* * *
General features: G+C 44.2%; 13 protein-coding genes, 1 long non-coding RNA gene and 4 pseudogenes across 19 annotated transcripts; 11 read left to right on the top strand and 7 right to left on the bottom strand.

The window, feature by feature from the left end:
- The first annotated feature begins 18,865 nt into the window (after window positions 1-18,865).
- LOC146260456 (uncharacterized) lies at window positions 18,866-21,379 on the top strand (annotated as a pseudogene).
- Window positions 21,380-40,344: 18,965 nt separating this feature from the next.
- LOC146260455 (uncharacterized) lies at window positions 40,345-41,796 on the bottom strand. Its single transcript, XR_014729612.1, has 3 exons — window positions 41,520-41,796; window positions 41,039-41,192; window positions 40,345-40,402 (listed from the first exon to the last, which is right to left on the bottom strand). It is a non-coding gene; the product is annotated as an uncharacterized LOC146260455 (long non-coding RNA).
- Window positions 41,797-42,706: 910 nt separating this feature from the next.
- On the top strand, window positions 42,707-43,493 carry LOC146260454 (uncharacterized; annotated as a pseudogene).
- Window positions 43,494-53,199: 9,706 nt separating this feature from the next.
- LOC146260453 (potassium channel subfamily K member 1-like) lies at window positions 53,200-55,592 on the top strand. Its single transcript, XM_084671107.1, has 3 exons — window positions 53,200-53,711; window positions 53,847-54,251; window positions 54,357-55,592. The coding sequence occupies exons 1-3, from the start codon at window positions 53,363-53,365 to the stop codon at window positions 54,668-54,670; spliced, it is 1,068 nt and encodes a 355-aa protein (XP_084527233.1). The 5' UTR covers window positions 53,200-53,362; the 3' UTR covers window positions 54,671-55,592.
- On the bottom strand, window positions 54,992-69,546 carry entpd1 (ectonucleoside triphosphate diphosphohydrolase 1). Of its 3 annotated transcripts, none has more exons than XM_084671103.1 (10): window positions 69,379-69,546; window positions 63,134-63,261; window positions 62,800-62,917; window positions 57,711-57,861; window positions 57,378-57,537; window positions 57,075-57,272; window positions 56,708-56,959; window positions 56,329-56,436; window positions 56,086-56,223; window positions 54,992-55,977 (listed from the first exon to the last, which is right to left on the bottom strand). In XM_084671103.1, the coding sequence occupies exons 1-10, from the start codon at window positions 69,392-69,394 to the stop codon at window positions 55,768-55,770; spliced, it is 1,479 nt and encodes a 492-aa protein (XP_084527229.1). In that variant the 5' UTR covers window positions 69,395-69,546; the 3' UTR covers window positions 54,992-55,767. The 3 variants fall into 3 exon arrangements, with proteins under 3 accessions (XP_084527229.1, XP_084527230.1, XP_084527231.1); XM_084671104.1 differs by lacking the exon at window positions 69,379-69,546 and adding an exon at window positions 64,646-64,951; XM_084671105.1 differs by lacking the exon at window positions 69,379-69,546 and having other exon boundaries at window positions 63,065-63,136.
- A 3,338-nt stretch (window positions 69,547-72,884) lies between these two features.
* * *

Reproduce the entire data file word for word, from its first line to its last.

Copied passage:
General features: G+C 44.2%; 13 protein-coding genes, 1 long non-coding RNA gene and 4 pseudogenes across 19 annotated transcripts; 11 read left to right on the top strand and 7 right to left on the bottom strand.

The window, feature by feature from the left end:
- The first annotated feature begins 18,865 nt into the window (after window positions 1-18,865).
- LOC146260456 (uncharacterized) lies at window positions 18,866-21,379 on the top strand (annotated as a pseudogene).
- Window positions 21,380-40,344: 18,965 nt separating this feature from the next.
- LOC146260455 (uncharacterized) lies at window positions 40,345-41,796 on the bottom strand. Its single transcript, XR_014729612.1, has 3 exons — window positions 41,520-41,796; window positions 41,039-41,192; window positions 40,345-40,402 (listed from the first exon to the last, which is right to left on the bottom strand). It is a non-coding gene; the product is annotated as an uncharacterized LOC146260455 (long non-coding RNA).
- Window positions 41,797-42,706: 910 nt separating this feature from the next.
- On the top strand, window positions 42,707-43,493 carry LOC146260454 (uncharacterized; annotated as a pseudogene).
- Window positions 43,494-53,199: 9,706 nt separating this feature from the next.
- LOC146260453 (potassium channel subfamily K member 1-like) lies at window positions 53,200-55,592 on the top strand. Its single transcript, XM_084671107.1, has 3 exons — window positions 53,200-53,711; window positions 53,847-54,251; window positions 54,357-55,592. The coding sequence occupies exons 1-3, from the start codon at window positions 53,363-53,365 to the stop codon at window positions 54,668-54,670; spliced, it is 1,068 nt and encodes a 355-aa protein (XP_084527233.1). The 5' UTR covers window positions 53,200-53,362; the 3' UTR covers window positions 54,671-55,592.
- On the bottom strand, window positions 54,992-69,546 carry entpd1 (ectonucleoside triphosphate diphosphohydrolase 1). Of its 3 annotated transcripts, none has more exons than XM_084671103.1 (10): window positions 69,379-69,546; window positions 63,134-63,261; window positions 62,800-62,917; window positions 57,711-57,861; window positions 57,378-57,537; window positions 57,075-57,272; window positions 56,708-56,959; window positions 56,329-56,436; window positions 56,086-56,223; window positions 54,992-55,977 (listed from the first exon to the last, which is right to left on the bottom strand). In XM_084671103.1, the coding sequence occupies exons 1-10, from the start codon at window positions 69,392-69,394 to the stop codon at window positions 55,768-55,770; spliced, it is 1,479 nt and encodes a 492-aa protein (XP_084527229.1). In that variant the 5' UTR covers window positions 69,395-69,546; the 3' UTR covers window positions 54,992-55,767. The 3 variants fall into 3 exon arrangements, with proteins under 3 accessions (XP_084527229.1, XP_084527230.1, XP_084527231.1); XM_084671104.1 differs by lacking the exon at window positions 69,379-69,546 and adding an exon at window positions 64,646-64,951; XM_084671105.1 differs by lacking the exon at window positions 69,379-69,546 and having other exon boundaries at window positions 63,065-63,136.
- A 3,338-nt stretch (window positions 69,547-72,884) lies between these two features.